Which Joe gave his name to ‘sloppy joes’? We look at five interesting sandwiches and their lexical origins.
(of a flower, fruit, or ovary) having the carpels united.Often contrasted with apocarpous
- ‘Since all the carpels came from a single compartmented gynoecium (compound pistil), the gynoecium is referred to as syncarpous.’
- ‘False septums may have been put in later on which could lead to the misapprehension of a syncarpous ovary at superficial examination.’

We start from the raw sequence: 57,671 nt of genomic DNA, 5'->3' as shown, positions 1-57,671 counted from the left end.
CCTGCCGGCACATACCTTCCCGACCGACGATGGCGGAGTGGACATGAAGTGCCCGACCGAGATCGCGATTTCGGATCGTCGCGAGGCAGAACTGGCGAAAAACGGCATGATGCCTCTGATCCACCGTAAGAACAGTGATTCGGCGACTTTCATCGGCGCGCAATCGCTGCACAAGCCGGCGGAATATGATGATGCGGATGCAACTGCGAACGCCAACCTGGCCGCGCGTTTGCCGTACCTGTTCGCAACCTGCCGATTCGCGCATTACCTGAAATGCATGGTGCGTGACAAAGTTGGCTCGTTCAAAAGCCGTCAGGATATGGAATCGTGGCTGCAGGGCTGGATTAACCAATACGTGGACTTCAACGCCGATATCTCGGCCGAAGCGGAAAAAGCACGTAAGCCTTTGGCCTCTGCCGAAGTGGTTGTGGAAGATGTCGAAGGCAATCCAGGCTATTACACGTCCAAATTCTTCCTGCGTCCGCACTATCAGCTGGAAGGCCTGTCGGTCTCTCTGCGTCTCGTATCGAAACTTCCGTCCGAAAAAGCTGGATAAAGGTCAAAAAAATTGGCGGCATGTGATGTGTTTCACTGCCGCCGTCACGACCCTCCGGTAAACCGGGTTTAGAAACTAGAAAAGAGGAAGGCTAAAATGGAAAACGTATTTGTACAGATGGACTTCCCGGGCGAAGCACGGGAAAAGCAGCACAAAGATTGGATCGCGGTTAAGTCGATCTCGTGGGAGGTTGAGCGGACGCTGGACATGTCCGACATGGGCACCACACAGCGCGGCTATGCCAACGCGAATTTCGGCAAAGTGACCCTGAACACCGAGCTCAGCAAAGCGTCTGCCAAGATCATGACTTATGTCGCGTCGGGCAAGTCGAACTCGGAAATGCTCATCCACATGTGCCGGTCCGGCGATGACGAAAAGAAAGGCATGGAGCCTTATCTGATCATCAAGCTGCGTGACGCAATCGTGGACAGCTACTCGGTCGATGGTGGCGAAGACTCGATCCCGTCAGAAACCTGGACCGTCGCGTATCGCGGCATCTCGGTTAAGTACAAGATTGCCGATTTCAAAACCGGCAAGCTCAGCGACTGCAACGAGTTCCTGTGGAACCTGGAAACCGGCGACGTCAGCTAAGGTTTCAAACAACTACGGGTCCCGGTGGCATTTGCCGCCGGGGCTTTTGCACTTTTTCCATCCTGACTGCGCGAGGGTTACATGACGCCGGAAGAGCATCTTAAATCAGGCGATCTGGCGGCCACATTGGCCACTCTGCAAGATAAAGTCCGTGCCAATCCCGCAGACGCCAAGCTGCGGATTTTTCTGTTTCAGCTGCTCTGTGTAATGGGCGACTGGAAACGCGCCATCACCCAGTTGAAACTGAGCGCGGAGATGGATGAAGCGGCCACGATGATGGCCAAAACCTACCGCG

- ‘At anthesis, the ovary is completely septate; the syncarpous part (ovary and lower style) is completely symplicate.’
- ‘Unfortunately their findings have been largely overlooked and most pomologists assume that apple flowers have an imperfectly syncarpous gynoecium.’
- ‘If ovaries are entirely fused together, gynaecium is syncarpous.’
Mid 19th century: from syn- together + Greek karpos fruit + -ous.
We take a look at several popular, though confusing, punctuation marks.
From Afghanistan to Zimbabwe, discover surprising and intriguing language facts from around the globe.
The definitions of ‘buddy’ and ‘bro’ in the OED have recently been revised. We explore their history and increase in popularity.